“The Heart of Pasco County” moniker will soon be taken on quite literally in Dade City — in the form of an outdoor, permanent public artwork exhibit.
At least 10 or more large-sized heart-shaped sculptures will be installed at city-owned properties in and around the downtown area, per an art proposal OK’d by Dade City Commissioners at a Sept. 10 meeting.
Plans call for 3D metal heart sculptures measuring approximately 36 inches by 36 inches by 8 inches that will be attached to 6-foot steel posts secured to the ground; artwork patterns will differ on each heart structure.
The entire project is being facilitated by the Dade City Center for the Arts (DCCA) and local artist Russ Taylor, who owns and operates Out of Our Hands Gallery on Seventh Street.
DCCA’s board of directors will select various artists to paint the myriad sculptures, enlisting the help of professionals and youth groups alike to submit ideas and designs.
Additionally, the art organization is partnering with Pasco-Hernando State College’s welding program to fabricate metal structures designed to withstand inclement weather and other conditions.
The initiative is to not only spruce up the downtown area, but also use public artwork as a photo opportunity and marketing tool, to encourage residents and visitors alike to stroll throughout city limits. More frills include installing QR codes on each sculpture mapping out the location of other city landmarks and providing information about a particular artist or meaning of the artwork itself.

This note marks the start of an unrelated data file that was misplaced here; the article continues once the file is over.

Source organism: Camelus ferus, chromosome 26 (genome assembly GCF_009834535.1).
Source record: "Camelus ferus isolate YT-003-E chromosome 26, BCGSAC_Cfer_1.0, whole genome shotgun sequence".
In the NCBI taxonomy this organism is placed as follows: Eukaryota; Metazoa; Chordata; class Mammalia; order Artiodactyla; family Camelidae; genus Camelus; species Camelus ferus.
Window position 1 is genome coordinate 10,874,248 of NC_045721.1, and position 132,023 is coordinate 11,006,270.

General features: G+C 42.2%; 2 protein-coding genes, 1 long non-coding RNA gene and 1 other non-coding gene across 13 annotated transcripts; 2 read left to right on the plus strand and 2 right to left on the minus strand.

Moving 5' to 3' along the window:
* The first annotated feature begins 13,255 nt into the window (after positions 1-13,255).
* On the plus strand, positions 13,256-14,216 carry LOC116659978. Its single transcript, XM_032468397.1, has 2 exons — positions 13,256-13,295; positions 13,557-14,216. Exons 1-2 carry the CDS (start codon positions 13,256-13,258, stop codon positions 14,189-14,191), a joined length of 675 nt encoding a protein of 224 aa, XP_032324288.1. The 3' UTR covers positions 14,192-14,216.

The entire concept is similar to outdoor art events in other cities that bring together artists’ creativity with a sculptural icon that relates to the city. In Dade City’s case, its official seal has a heart shape surrounded by kumquats in its center.
Some proposed locations for the forthcoming heart sculptures include:
- Hibiscus Park
- City Hall/Police station alcove entrance or nearby
- Green space entrance to Hardy Trail
- Meridian Avenue/U.S. 301 intersection, near Dade City Heritage and Cultural Museum
- Naomi S. Jones Park
- Whitehouse historical landmark on Old Lakeland Highway
- Lock Street/Hardy Trail intersection
- Agnes Lamb Park near Meridian Avenue
- Price Park
- Watson Park
- Dade City Garden Club
Calls for artwork are out now. Sculptures are expected to be debuted in late January. There are also plans to organize a “Take Heart” art, music and food walk in mid-February, further showcasing the artwork throughout the city.
City leaders expressed enthusiasm about the forthcoming project.
Said Mayor Pro Tem Jim Shive: “I think art’s a great thing. It’s a great motivator for the young people. I think it’s going to be great to have art in Dade City.”
Mayor Camille Hernandez added: “We look forward to seeing it come to fruition, and just adding that creative touch and some excitement for the town.”
Dade City staffers are likewise “very supportive” of the installation of public art objects, said Melanie Romagnoli, city’s community and economic development director.
“Coming from a staff perspective, for the locations within our CRA (Community Redevelopment Area) as well as in our comprehensive plan for the entire city, public art is encouraged as part of an attraction as a destination for people to come visit,” Romagnoli said.
A final agreement at the administrative level is expected to make DCCA responsible for repairing any wear-and-tear the sculptures incur, like if the original paint fades or chips.
Aside from heart-shaped sculptures, the DCCA, too, has ideas for other community art projects.
The group is expected to facilitate a wall mural visible from the Hardy Trail, that would be painted on the exterior of a nearby building.
Like with heart sculptures, the DCCA would similarly arrange for a mural’s funding and labor, pending city approval.
Published September 30, 2020